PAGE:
This is normally the part where I mention that this piece is for sale and that you can check out my ‘available for local sale’ page for more details, but this one is already spoken for.  One of my regular customers stopped by to pick up some other items and got a sneak peek at the armoire.  It will be perfect for her granddaughter’s room.  So yes indeed, I have given this formerly forlorn armoire a new life!

As always, thanks to Dixie Belle Paint Co for providing the products used in this makeover!

talk to the hand.

Today’s post is going to seem totally out of context for January.  I started this small makeover last summer and I never shared it with you guys because quite honestly, I just wasn’t all that happy with the results back then.

But let’s start at the beginning.

I purchased one of these hand shaped signs quite a few years ago online.

I’m willing to bet that many of you have seen one of these yourself.  I think they might have been offered by Decor Steals at one time, and I also see them now and again at local boutiques.  They were a mass produced, reproduction sort of a thing.  One of those things that look really cool in photos, but under closer inspection they look a bit fake-y.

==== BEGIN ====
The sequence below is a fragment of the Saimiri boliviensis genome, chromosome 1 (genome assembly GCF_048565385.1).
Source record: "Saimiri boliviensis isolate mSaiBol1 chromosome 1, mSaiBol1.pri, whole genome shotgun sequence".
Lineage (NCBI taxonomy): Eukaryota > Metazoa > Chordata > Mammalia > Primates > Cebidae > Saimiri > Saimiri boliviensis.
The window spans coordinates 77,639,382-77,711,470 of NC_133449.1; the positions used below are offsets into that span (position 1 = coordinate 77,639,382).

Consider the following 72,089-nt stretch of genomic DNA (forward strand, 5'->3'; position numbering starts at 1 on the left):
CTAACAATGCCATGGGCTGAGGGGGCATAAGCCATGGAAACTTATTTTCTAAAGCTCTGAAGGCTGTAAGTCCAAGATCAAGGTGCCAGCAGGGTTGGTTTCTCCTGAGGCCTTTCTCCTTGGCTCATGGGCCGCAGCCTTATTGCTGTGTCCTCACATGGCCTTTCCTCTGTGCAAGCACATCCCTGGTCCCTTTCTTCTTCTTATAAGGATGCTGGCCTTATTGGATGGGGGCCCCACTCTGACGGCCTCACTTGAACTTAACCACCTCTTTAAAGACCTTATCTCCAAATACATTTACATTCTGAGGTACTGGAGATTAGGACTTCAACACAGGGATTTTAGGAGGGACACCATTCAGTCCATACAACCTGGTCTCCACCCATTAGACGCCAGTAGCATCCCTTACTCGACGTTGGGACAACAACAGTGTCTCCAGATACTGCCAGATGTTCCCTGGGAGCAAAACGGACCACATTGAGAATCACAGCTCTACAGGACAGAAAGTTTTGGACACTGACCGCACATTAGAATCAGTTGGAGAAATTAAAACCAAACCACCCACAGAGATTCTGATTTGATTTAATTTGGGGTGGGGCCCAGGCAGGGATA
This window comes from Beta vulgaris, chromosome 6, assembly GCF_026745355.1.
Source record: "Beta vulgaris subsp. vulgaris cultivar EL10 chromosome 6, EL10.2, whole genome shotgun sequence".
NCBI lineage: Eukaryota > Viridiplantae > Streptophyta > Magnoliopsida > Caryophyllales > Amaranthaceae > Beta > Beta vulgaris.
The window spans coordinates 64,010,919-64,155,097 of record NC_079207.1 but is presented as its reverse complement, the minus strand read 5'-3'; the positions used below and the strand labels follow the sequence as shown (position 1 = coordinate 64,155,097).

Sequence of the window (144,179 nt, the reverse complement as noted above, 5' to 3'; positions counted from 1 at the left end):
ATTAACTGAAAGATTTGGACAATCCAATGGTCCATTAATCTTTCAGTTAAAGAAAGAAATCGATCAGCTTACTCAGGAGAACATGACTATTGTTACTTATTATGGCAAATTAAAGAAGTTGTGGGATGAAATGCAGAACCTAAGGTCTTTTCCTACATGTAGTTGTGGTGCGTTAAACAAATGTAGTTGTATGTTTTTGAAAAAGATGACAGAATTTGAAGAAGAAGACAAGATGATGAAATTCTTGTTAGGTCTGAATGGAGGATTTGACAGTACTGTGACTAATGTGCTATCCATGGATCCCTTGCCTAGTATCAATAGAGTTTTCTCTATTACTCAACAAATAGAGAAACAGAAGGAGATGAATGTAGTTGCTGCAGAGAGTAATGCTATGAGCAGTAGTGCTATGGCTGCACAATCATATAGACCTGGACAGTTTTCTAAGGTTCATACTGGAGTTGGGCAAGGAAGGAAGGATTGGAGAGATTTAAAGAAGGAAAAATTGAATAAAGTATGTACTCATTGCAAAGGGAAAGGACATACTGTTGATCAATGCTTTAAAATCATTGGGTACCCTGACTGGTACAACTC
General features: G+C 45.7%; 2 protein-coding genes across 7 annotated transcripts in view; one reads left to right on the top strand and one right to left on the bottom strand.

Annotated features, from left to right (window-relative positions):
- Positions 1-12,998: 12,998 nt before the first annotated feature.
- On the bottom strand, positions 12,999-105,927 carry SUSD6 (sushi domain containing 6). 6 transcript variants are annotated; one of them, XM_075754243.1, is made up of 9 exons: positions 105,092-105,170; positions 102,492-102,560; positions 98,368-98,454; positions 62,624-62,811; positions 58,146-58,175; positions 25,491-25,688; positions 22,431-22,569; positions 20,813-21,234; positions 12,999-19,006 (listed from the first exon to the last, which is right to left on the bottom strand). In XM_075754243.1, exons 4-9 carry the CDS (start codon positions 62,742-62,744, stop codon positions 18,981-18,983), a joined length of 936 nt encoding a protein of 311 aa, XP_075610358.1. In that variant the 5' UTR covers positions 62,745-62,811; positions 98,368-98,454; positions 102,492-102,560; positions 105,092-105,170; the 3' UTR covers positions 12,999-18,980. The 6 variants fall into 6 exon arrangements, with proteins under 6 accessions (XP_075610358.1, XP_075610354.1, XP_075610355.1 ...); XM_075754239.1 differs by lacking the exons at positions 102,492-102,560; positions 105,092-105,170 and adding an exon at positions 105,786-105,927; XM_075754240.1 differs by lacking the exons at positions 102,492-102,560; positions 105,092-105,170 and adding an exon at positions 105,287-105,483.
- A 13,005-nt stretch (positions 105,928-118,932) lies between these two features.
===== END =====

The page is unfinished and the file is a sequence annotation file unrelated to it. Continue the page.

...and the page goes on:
Anyway, I attached mine to the photo cottage and it looked pretty good there … at first.

However, the problem with buying something like this online is that pictures can be deceiving.  This looks like something that can be used outside, right?  And it looks like it’s paint on metal.

Well, that was not the case.  It is metal, but the design is printed on paper that was glued to the metal.  The photo above was taken in 2017 and the hand was starting to look a bit shabby then, despite my spraying it with a clear sealer every spring.

Flash forward to spring 2020, and the hand now looked like this …

Yep, not good at all.

So I decided it was more than time for a refresh.

I took it down, sanded all of the paper off and gave it a paint job using Dixie Belle’s Drop Cloth.

Then I decided to decorate one side with some transfers, and the other with a stencil to see which I liked best.  I started with the stencil …

Nope, don’t like that look at all.

So I tried some transfers on the other side …

Nope.  That look isn’t really working for me either.